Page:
Definitions

from Wiktionary, Creative Commons Attribution/Share-Alike License

  • v. Present participle of fructify.

Etymologies

Sorry, no etymologies found.

Examples

  • The gentlest of the winds, Zephyrus is known as the fructifying wind, the messenger of spring.

    EcoEarth.Info Environment RSS Newsfeed

  • The scent was overripe, oversweet, mortifying and fructifying.

    Wildfire

  • I find convincing the argument that there was some intellectual activity in non-Muslim lands for a few centuries after the initial conquest, as long as the Christians and Jews (in the Middle East) were still a significant and fructifying influence, and that when they ceased to be, such activity came to an abrupt end.

    Scary

  • These sources were the printed cases; they expressed, in manifold dress, the few, everevolving and fructifying principles which constituted the genius of the common law.

    A History of American Law

  • This heat is likewise in plants, as appears by their increasing, fructifying, &c., though not so easily perceived.

    Anatomy of Melancholy

  • “The Kirk of Scotland was shorn of its beams, and deprived of its full artillery and banners of authority; but still it contained zealous and fructifying pastors, attentive congregations, and, with all her spots and blemishes, the like of this Kirk was nowhere else to be seen upon earth.”

    The Heart of Mid-Lothian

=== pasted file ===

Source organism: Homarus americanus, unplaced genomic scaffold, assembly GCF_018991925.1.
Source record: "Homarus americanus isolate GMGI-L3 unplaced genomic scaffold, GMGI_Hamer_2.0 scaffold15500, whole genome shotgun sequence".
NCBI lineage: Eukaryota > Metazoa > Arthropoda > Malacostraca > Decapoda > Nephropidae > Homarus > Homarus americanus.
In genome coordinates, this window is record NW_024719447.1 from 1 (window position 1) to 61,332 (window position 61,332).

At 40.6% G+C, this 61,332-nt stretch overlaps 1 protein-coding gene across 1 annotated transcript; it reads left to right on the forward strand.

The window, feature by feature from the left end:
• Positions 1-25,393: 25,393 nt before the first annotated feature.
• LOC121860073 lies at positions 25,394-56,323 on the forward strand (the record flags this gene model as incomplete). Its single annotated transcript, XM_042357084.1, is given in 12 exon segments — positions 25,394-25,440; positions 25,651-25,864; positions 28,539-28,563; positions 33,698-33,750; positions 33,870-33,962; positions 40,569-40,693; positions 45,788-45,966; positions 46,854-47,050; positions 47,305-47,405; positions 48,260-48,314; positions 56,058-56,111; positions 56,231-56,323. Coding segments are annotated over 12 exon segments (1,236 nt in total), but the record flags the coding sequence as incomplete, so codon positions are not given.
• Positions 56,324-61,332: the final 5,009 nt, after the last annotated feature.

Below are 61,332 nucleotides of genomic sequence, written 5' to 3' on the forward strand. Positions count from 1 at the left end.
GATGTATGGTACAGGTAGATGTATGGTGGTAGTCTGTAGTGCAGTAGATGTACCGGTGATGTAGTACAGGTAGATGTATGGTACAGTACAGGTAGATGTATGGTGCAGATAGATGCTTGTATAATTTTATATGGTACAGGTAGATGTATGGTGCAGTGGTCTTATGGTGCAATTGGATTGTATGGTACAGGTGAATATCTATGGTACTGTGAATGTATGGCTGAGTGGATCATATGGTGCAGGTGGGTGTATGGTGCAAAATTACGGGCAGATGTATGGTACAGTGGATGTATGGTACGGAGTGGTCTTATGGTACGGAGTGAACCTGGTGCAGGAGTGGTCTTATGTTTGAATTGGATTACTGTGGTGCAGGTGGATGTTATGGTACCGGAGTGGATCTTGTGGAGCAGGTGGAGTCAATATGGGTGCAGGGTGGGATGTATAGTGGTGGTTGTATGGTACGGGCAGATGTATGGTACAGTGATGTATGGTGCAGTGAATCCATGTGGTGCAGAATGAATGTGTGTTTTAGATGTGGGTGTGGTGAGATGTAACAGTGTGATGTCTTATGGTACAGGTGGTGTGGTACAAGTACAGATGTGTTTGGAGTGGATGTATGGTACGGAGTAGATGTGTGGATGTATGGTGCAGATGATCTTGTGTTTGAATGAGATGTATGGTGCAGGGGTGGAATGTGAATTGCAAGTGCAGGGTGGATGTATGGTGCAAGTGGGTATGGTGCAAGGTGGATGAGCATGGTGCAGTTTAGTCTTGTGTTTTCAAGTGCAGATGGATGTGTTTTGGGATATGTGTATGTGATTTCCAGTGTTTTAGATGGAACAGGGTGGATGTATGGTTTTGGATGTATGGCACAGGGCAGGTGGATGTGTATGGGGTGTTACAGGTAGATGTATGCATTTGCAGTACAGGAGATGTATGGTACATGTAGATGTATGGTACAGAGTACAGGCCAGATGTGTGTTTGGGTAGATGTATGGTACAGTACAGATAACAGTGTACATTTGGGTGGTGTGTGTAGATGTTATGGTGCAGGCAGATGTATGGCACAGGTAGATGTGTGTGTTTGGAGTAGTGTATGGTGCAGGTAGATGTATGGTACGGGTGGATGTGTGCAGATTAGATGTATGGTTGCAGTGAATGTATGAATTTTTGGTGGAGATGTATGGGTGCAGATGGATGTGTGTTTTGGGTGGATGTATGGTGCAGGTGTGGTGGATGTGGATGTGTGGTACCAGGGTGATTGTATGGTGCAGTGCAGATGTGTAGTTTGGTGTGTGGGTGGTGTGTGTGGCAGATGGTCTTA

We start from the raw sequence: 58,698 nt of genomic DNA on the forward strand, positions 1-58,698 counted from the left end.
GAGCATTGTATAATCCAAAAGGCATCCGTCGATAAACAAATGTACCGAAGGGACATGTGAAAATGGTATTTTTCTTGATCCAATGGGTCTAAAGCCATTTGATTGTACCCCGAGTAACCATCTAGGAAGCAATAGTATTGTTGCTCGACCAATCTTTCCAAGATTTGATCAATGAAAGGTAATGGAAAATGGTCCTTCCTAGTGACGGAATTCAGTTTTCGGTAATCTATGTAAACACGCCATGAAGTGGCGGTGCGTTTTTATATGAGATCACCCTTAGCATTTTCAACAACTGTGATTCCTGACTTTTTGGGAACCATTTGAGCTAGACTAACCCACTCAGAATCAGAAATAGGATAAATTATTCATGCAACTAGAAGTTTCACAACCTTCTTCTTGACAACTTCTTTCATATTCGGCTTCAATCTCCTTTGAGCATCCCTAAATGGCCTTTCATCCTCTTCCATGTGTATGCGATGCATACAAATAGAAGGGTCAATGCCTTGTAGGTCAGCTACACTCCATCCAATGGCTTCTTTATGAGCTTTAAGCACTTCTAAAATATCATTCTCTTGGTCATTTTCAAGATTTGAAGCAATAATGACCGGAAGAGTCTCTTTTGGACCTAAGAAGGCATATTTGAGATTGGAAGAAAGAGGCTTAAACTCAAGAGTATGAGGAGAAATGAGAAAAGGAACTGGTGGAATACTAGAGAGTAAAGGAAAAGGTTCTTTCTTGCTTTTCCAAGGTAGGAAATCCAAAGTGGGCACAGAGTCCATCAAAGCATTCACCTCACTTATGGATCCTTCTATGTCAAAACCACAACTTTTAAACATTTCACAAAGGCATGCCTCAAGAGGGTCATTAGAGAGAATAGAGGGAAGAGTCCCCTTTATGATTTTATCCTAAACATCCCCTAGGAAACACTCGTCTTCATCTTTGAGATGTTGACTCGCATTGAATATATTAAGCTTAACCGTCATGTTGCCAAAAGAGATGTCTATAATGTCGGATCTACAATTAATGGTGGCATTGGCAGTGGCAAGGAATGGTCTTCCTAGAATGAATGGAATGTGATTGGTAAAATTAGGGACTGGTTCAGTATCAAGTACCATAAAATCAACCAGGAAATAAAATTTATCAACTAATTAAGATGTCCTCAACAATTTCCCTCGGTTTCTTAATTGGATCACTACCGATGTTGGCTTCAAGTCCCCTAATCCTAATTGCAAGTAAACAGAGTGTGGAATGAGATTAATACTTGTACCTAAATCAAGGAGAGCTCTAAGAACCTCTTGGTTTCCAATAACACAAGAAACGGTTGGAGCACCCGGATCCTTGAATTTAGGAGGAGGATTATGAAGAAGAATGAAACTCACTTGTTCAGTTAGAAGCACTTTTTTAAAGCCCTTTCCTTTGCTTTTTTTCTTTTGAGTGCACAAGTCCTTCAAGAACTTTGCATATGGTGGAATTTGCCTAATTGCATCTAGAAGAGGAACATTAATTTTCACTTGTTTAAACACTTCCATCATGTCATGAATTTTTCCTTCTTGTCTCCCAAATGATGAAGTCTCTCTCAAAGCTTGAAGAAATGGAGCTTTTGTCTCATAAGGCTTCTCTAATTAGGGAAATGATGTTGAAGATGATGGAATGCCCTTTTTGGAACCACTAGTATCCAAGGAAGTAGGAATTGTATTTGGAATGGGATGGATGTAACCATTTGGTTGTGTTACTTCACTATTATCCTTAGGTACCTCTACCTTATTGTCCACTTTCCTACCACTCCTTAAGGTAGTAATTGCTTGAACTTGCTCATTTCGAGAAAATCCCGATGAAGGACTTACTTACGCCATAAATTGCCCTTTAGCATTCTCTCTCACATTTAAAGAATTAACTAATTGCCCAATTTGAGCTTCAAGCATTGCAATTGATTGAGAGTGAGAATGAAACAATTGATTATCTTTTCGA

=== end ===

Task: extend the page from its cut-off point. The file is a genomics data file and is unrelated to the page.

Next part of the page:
• Even when he vows to support and continue the war to exterminate terrorists, McCain does not generate the same kind of electricity; I mean anxiety, or fear planting and fructifying which Bush does.

    George W. Bush: War Generating Force

  • In total, we have collected 505 specimens and 85 samples of fructifying plants with seeds this year.

    Interactive Dig Sagalassos - Survey Report 5: Botanical

  • When Hamsun speaks of Isak passing across the yearning, spring-stirred fields, “with the grain flung in fructifying waves from his reverent hands,” he pictures it deliberately in the light of a religious rite — the oldest and most significant known to man.

    Knut Hamsun: From Hunger to Harvest

  • You need not any way doubt but that feminine old age is always fructifying in qualities sublime — I would have said sibylline.

    Five books of the lives, heroic deeds and sayings of Gargantua and his son Pantagruel

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